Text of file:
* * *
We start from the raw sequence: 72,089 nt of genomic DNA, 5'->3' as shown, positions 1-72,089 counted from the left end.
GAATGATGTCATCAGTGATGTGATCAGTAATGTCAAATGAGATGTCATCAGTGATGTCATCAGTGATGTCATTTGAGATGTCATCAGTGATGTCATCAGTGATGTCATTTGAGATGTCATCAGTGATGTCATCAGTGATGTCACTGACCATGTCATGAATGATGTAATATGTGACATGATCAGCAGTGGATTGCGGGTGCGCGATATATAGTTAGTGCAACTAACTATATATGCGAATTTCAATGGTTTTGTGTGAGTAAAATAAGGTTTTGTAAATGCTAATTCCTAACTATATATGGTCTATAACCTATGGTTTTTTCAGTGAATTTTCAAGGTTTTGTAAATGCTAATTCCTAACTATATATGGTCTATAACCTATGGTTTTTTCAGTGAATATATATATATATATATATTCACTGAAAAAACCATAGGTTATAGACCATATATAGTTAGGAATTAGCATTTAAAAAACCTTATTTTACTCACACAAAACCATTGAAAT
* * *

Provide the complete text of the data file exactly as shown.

We start from the raw sequence: 72,089 nt of genomic DNA, 5'->3' as shown, positions 1-72,089 counted from the left end.
GAATGATGTCATCAGTGATGTGATCAGTAATGTCAAATGAGATGTCATCAGTGATGTCATCAGTGATGTCATTTGAGATGTCATCAGTGATGTCATCAGTGATGTCATTTGAGATGTCATCAGTGATGTCATCAGTGATGTCACTGACCATGTCATGAATGATGTAATATGTGACATGATCAGCAGTGGATTGCGGGTGCGCGATATATAGTTAGTGCAACTAACTATATATGCGAATTTCAATGGTTTTGTGTGAGTAAAATAAGGTTTTGTAAATGCTAATTCCTAACTATATATGGTCTATAACCTATGGTTTTTTCAGTGAATTTTCAAGGTTTTGTAAATGCTAATTCCTAACTATATATGGTCTATAACCTATGGTTTTTTCAGTGAATATATATATATATATATATTCACTGAAAAAACCATAGGTTATAGACCATATATAGTTAGGAATTAGCATTTAAAAAACCTTATTTTACTCACACAAAACCATTGAAAT